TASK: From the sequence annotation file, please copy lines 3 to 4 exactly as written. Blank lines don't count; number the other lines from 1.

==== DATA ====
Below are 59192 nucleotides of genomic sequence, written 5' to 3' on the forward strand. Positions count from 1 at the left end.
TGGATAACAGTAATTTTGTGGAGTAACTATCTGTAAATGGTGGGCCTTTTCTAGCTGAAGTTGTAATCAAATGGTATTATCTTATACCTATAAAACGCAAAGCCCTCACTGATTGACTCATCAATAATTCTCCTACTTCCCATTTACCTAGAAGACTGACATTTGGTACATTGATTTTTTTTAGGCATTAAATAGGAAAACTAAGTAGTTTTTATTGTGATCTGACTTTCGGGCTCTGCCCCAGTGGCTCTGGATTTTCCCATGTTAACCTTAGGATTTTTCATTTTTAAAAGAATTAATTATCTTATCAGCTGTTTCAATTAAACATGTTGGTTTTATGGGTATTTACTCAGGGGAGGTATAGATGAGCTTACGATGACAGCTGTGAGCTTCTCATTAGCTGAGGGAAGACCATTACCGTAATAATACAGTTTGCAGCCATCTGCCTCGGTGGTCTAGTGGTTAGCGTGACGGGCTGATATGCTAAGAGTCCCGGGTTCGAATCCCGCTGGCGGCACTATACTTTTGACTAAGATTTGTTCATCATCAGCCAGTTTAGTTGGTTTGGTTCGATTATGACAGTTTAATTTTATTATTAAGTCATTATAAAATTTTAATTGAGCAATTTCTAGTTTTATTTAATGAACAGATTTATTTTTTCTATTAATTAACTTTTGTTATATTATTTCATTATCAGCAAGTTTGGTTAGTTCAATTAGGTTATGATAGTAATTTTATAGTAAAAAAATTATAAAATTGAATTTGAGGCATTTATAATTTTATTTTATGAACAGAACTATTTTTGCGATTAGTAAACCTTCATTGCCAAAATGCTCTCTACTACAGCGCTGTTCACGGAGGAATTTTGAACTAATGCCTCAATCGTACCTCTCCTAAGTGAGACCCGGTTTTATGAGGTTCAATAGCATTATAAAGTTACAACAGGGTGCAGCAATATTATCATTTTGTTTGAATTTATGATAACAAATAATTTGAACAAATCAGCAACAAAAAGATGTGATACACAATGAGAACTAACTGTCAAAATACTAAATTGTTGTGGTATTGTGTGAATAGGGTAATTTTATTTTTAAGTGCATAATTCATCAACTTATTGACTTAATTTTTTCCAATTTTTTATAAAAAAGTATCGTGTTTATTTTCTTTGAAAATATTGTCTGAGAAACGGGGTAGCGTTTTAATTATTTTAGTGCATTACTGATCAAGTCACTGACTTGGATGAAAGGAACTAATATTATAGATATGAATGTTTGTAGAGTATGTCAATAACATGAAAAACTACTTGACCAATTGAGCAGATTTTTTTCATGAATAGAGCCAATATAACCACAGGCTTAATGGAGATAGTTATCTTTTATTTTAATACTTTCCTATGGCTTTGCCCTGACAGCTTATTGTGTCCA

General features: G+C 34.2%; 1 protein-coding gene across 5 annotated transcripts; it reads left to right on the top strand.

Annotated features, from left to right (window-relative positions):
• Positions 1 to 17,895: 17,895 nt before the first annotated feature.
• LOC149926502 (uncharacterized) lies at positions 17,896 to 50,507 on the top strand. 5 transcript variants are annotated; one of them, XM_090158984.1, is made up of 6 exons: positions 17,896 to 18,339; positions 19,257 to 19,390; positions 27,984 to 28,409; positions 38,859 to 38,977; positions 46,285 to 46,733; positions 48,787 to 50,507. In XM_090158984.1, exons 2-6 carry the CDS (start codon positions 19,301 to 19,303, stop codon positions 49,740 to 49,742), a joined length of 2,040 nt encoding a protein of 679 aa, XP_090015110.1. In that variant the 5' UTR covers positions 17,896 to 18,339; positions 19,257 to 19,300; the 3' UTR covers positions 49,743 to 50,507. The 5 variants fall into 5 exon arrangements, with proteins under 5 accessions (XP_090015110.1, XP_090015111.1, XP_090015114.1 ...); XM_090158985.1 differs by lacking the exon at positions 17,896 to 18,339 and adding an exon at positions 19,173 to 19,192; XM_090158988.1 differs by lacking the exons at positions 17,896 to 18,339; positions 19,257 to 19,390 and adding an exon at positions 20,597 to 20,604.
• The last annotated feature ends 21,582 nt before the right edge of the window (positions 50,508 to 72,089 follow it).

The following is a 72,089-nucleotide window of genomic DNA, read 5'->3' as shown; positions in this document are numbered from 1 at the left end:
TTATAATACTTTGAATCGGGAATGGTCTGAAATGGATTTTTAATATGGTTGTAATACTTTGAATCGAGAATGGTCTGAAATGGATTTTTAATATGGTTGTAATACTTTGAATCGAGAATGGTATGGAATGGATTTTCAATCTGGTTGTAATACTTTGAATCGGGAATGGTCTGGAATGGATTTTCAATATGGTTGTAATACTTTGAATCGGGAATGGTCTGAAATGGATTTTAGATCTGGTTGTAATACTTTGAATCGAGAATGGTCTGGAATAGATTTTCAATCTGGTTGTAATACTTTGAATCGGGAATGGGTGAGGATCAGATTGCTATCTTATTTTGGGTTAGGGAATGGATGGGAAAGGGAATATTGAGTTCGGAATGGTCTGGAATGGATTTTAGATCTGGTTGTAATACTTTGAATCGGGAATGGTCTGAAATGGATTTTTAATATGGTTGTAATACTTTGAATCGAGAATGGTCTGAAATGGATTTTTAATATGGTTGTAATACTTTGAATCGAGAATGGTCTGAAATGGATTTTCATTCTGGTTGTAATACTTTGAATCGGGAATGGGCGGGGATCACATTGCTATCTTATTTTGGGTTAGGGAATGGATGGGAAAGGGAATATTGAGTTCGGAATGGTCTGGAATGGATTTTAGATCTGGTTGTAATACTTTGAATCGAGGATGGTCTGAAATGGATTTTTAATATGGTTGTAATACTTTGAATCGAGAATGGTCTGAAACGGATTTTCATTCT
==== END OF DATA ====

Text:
General features: G+C 34.2%; 1 protein-coding gene across 5 annotated transcripts; it reads left to right on the top strand.

Annotated features, from left to right (window-relative positions):